Many people who get infected with the Powassan virus experience no symptoms at all. Others typically feel ill within one to four weeks after being bitten by an infected tick. The virus can cause inflammation in the central nervous system, including the brain and spinal cord. Symptoms of the Powassan virus can include: 

  • Headache 
  • Fever 
  • Nausea and vomiting 
  • Weakness and confusion
  • Trouble moving around; lack of coordination 
  • Difficulty speaking 
  • Seizures 

For those with severe forms of Powassan disease, death can also occur. The Center for Disease Control and Prevention (CDC) estimates that one out of every 10 patients with severe Powassan dies.  

How to Protect Yourself 

The best form of protection against tick-borne illnesses is prevention. Tick viruses are always a concern, but especially as the temperatures rise and we spend more time outdoors.  

To prevent tick bites, it helps to be aware of where the pests like to hang out. These tiny bloodsuckers prefer wooded areas, brush, and tall grass. You could be exposed while hiking, walking, gardening — essentially any outdoor activity during the warmer months.  

After spending time outside, do a thorough check to look for ticks before the pest has a chance to settle in and bite.  

To check for ticks, thoroughly examine clothing, shoes, and exposed areas of the body. Ideally, disrobe and use a mirror to check all areas of skin. Ticks can bite anywhere, but be sure to pay special attention to certain areas, including: 

  • Underarms 
  • Behind the knees 
  • In and around the hair 
  • Inside and around the ears 
  • Inside the belly button 
  • Head and neck 
  • Groin  

Unlike Lyme disease, Powassan transmission happens quickly, typically within minutes of getting bitten. That’s why bite prevention is particularly important for Powassan, although it’s always good practice to avoid ticks of all types. 

Keep ticks away by treating gear and clothing with products that contain 0.5% permethrin, which has the protective power that stays strong even through multiple washings. Use insect repellents that contain oil of lemon eucalyptus, DEET, or another option approved by the Environmental Protection Agency (EPA).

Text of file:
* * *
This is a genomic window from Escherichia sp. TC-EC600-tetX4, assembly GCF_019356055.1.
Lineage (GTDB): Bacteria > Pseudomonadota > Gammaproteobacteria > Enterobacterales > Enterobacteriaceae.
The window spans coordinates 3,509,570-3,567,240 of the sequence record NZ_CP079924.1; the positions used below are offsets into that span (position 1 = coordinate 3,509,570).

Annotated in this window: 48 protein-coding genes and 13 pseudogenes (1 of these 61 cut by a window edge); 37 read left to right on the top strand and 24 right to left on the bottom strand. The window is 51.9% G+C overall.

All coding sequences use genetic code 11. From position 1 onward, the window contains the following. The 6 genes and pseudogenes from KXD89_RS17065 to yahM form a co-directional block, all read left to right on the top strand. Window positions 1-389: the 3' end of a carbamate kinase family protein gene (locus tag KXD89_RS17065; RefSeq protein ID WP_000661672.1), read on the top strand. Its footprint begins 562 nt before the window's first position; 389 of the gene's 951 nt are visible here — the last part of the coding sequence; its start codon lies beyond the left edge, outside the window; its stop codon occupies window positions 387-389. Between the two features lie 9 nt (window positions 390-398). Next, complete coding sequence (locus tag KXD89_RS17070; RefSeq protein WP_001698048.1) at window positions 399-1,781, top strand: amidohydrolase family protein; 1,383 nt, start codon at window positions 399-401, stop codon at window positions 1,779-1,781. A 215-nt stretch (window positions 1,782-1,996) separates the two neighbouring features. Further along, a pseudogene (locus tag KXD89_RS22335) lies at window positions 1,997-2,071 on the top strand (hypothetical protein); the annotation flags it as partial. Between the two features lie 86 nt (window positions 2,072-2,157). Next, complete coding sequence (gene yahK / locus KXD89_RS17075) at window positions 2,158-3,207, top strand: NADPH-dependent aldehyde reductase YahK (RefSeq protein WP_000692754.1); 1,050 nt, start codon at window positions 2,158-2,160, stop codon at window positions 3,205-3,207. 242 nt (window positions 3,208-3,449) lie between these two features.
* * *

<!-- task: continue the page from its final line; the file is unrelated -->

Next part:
Lastly, don’t forget that it’s possible to get a tick bite in your own backyard. Keeping grass and shrubs neatly trimmed, cleaning up debris, and getting help from professionals can serve as a shield of protection to restore your peace of mind. 

How Professional Tick Control Can Help

Powassan isn’t the only tick virus to consider in 2022. Lyme disease, anaplasmosis, and babesiosis are a few other tick-borne viruses carried by the black-legged tick. Catseye Pest Control offers a comprehensive Tick Control Program that eliminates the threat of ticks and helps to defend the property throughout the warmer months.  

Service begins with a thorough inspection of the property to determine the best course of action. Based on those findings, Catseye creates a customized treatment plan to eliminate the threat of ticks and a strategy to prevent tick infestations in the future. 

Ready to get started? Contact Catseye today to learn more about how professional tick control can help protect your property by starting with a free inspection.  

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Small, strange bugs with very long legs: Stilt bugs, Berytidae


A stilt bug ponders its next move at the edge of a zinnia leaf. Credit: Paula Shrewsbury, UMD


Amazingly long legs transport the stilt bug across a hairy leaf surface. Note its super long antennae.

Last week we witnessed the life and death struggle of thrips as they dodged fierce minute pirate bugs in cone flowers. Just down the flower bed from the cone flowers, a patch of zinnias sported a wide array of six-legged visitors, Japanese beetles, planthoppers, and a gangly member of the true bug clan, a heteropteran known as a stilt bug. In a previous episode we met fast moving stilt-legged flies snacking on tidbits of cheese and pretending they were ants on leaves in a rainforest. This week’s long-legged wonders seem to be mostly stuck in slow motion as they amble across vegetation in search of a meal or a mate. One common species here in the DMV, Jalysus wickhami, dines on more than four dozen species of plants in some seventeen plant families, most of which have been described as “glandular-hairy.” Due to their behavior of jabbing their pointy beaks into stems, flowers, and fruits to suck out nutritious cell contents, they can be severe pests of tomatoes grown outdoors and in hot-houses. When fed upon by stilt bugs, tomato flowers and stems can turn black and die. Feeding punctures can distort and discolor tomatoes making them unsalable.